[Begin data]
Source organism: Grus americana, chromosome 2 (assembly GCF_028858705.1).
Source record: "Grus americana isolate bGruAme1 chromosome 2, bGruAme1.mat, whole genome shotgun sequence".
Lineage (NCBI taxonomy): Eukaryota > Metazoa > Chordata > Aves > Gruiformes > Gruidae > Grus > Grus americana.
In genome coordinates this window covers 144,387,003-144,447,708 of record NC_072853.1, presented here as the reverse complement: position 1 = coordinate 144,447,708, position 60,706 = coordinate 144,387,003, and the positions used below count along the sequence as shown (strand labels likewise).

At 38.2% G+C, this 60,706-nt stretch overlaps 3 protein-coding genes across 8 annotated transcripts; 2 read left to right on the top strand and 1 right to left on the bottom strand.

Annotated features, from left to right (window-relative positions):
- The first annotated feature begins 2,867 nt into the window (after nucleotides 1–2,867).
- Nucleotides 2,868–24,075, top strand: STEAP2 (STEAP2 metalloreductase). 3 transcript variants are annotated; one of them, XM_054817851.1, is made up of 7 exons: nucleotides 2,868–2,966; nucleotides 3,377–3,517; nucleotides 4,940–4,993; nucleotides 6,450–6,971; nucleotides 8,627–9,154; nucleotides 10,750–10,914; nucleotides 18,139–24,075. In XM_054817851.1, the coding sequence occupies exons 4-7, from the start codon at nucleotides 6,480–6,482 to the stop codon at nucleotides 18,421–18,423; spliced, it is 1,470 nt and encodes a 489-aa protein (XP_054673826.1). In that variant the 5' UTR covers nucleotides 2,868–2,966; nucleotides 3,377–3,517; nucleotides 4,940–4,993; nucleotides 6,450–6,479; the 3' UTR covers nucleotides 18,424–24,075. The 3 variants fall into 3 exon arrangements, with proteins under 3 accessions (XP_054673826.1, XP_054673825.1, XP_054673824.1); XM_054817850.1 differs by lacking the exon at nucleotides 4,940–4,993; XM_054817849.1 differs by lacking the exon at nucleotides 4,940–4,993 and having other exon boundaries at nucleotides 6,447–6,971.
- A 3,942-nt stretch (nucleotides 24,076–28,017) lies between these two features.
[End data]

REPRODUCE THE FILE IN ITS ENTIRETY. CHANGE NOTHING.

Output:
Source organism: Grus americana, chromosome 2 (assembly GCF_028858705.1).
Source record: "Grus americana isolate bGruAme1 chromosome 2, bGruAme1.mat, whole genome shotgun sequence".
Lineage (NCBI taxonomy): Eukaryota > Metazoa > Chordata > Aves > Gruiformes > Gruidae > Grus > Grus americana.
In genome coordinates this window covers 144,387,003-144,447,708 of record NC_072853.1, presented here as the reverse complement: position 1 = coordinate 144,447,708, position 60,706 = coordinate 144,387,003, and the positions used below count along the sequence as shown (strand labels likewise).

At 38.2% G+C, this 60,706-nt stretch overlaps 3 protein-coding genes across 8 annotated transcripts; 2 read left to right on the top strand and 1 right to left on the bottom strand.

Annotated features, from left to right (window-relative positions):
- The first annotated feature begins 2,867 nt into the window (after nucleotides 1–2,867).
- Nucleotides 2,868–24,075, top strand: STEAP2 (STEAP2 metalloreductase). 3 transcript variants are annotated; one of them, XM_054817851.1, is made up of 7 exons: nucleotides 2,868–2,966; nucleotides 3,377–3,517; nucleotides 4,940–4,993; nucleotides 6,450–6,971; nucleotides 8,627–9,154; nucleotides 10,750–10,914; nucleotides 18,139–24,075. In XM_054817851.1, the coding sequence occupies exons 4-7, from the start codon at nucleotides 6,480–6,482 to the stop codon at nucleotides 18,421–18,423; spliced, it is 1,470 nt and encodes a 489-aa protein (XP_054673826.1). In that variant the 5' UTR covers nucleotides 2,868–2,966; nucleotides 3,377–3,517; nucleotides 4,940–4,993; nucleotides 6,450–6,479; the 3' UTR covers nucleotides 18,424–24,075. The 3 variants fall into 3 exon arrangements, with proteins under 3 accessions (XP_054673826.1, XP_054673825.1, XP_054673824.1); XM_054817850.1 differs by lacking the exon at nucleotides 4,940–4,993; XM_054817849.1 differs by lacking the exon at nucleotides 4,940–4,993 and having other exon boundaries at nucleotides 6,447–6,971.
- A 3,942-nt stretch (nucleotides 24,076–28,017) lies between these two features.